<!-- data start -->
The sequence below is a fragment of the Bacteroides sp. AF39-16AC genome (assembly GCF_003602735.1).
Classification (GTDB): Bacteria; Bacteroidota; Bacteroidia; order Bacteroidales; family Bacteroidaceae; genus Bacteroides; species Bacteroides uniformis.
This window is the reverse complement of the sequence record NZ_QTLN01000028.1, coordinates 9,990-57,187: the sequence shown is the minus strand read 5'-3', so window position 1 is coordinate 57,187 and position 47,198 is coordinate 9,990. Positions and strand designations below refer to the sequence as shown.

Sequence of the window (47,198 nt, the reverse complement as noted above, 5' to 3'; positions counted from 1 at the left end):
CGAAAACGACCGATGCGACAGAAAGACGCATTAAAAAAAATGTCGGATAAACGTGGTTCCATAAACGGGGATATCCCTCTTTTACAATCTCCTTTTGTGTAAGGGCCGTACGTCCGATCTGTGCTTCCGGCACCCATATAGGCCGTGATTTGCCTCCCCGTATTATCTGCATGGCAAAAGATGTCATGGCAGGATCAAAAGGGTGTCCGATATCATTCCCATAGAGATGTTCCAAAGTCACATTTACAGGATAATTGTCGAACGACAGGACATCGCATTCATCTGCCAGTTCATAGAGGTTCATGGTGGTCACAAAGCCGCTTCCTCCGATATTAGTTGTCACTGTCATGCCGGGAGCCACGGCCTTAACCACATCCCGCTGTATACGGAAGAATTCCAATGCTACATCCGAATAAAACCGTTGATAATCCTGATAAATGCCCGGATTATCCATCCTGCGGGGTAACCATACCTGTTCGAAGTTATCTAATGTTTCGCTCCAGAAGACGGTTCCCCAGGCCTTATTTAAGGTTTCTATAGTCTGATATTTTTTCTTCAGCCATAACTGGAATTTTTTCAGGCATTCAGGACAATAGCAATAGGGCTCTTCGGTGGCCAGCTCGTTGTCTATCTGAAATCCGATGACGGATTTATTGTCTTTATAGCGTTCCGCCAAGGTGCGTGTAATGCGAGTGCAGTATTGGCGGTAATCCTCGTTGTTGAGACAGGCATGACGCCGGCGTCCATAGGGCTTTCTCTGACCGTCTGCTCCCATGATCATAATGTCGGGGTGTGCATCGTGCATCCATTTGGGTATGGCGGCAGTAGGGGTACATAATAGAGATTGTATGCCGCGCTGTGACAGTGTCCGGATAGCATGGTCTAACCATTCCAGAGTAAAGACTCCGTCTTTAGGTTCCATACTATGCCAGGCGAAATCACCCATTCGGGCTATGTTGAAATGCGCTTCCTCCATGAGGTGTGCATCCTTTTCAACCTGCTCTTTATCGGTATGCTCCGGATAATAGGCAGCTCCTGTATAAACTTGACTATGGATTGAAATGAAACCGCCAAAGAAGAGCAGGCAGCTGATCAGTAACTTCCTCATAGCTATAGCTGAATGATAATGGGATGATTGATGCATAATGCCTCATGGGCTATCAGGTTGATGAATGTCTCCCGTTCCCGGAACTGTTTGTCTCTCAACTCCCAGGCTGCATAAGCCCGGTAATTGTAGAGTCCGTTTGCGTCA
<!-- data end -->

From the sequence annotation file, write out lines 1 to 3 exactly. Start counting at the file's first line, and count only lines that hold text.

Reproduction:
The sequence below is a fragment of the Bacteroides sp. AF39-16AC genome (assembly GCF_003602735.1).
Classification (GTDB): Bacteria; Bacteroidota; Bacteroidia; order Bacteroidales; family Bacteroidaceae; genus Bacteroides; species Bacteroides uniformis.
This window is the reverse complement of the sequence record NZ_QTLN01000028.1, coordinates 9,990-57,187: the sequence shown is the minus strand read 5'-3', so window position 1 is coordinate 57,187 and position 47,198 is coordinate 9,990. Positions and strand designations below refer to the sequence as shown.